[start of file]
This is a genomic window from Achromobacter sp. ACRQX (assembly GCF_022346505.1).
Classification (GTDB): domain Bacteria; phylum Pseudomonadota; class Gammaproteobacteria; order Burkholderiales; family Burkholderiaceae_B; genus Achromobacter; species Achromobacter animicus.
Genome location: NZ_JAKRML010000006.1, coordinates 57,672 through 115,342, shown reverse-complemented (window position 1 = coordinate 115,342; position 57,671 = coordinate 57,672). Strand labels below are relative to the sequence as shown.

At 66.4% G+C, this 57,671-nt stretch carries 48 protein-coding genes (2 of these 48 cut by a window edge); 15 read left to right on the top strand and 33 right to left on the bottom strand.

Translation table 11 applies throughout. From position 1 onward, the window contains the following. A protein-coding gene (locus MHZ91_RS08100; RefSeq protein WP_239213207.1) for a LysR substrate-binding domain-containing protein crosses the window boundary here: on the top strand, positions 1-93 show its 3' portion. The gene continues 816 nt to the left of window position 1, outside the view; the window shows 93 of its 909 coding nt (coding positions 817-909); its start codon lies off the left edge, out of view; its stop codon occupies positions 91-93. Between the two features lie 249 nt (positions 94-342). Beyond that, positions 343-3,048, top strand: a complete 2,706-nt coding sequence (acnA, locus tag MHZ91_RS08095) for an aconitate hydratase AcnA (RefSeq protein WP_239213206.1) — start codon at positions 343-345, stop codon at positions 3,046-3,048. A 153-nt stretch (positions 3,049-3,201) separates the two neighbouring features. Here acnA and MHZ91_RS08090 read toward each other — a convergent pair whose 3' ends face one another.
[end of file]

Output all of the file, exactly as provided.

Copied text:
This is a genomic window from Achromobacter sp. ACRQX (assembly GCF_022346505.1).
Classification (GTDB): domain Bacteria; phylum Pseudomonadota; class Gammaproteobacteria; order Burkholderiales; family Burkholderiaceae_B; genus Achromobacter; species Achromobacter animicus.
Genome location: NZ_JAKRML010000006.1, coordinates 57,672 through 115,342, shown reverse-complemented (window position 1 = coordinate 115,342; position 57,671 = coordinate 57,672). Strand labels below are relative to the sequence as shown.

At 66.4% G+C, this 57,671-nt stretch carries 48 protein-coding genes (2 of these 48 cut by a window edge); 15 read left to right on the top strand and 33 right to left on the bottom strand.

Translation table 11 applies throughout. From position 1 onward, the window contains the following. A protein-coding gene (locus MHZ91_RS08100; RefSeq protein WP_239213207.1) for a LysR substrate-binding domain-containing protein crosses the window boundary here: on the top strand, positions 1-93 show its 3' portion. The gene continues 816 nt to the left of window position 1, outside the view; the window shows 93 of its 909 coding nt (coding positions 817-909); its start codon lies off the left edge, out of view; its stop codon occupies positions 91-93. Between the two features lie 249 nt (positions 94-342). Beyond that, positions 343-3,048, top strand: a complete 2,706-nt coding sequence (acnA, locus tag MHZ91_RS08095) for an aconitate hydratase AcnA (RefSeq protein WP_239213206.1) — start codon at positions 343-345, stop codon at positions 3,046-3,048. A 153-nt stretch (positions 3,049-3,201) separates the two neighbouring features. Here acnA and MHZ91_RS08090 read toward each other — a convergent pair whose 3' ends face one another.